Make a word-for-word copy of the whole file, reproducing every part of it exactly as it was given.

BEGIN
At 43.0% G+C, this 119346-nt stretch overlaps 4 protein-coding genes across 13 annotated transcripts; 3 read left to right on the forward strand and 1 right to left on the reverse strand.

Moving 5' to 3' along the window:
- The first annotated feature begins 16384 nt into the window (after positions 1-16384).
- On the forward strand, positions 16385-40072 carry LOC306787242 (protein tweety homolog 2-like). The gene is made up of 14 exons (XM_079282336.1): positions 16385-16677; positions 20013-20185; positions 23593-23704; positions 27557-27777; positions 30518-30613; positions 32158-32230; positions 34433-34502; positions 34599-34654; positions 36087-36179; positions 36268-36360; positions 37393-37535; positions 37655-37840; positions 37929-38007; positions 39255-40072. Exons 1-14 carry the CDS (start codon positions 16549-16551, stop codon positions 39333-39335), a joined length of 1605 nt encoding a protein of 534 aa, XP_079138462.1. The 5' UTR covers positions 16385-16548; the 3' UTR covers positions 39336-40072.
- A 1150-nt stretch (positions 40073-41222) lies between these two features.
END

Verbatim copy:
At 43.0% G+C, this 119346-nt stretch overlaps 4 protein-coding genes across 13 annotated transcripts; 3 read left to right on the forward strand and 1 right to left on the reverse strand.

Moving 5' to 3' along the window:
- The first annotated feature begins 16384 nt into the window (after positions 1-16384).
- On the forward strand, positions 16385-40072 carry LOC306787242 (protein tweety homolog 2-like). The gene is made up of 14 exons (XM_079282336.1): positions 16385-16677; positions 20013-20185; positions 23593-23704; positions 27557-27777; positions 30518-30613; positions 32158-32230; positions 34433-34502; positions 34599-34654; positions 36087-36179; positions 36268-36360; positions 37393-37535; positions 37655-37840; positions 37929-38007; positions 39255-40072. Exons 1-14 carry the CDS (start codon positions 16549-16551, stop codon positions 39333-39335), a joined length of 1605 nt encoding a protein of 534 aa, XP_079138462.1. The 5' UTR covers positions 16385-16548; the 3' UTR covers positions 39336-40072.
- A 1150-nt stretch (positions 40073-41222) lies between these two features.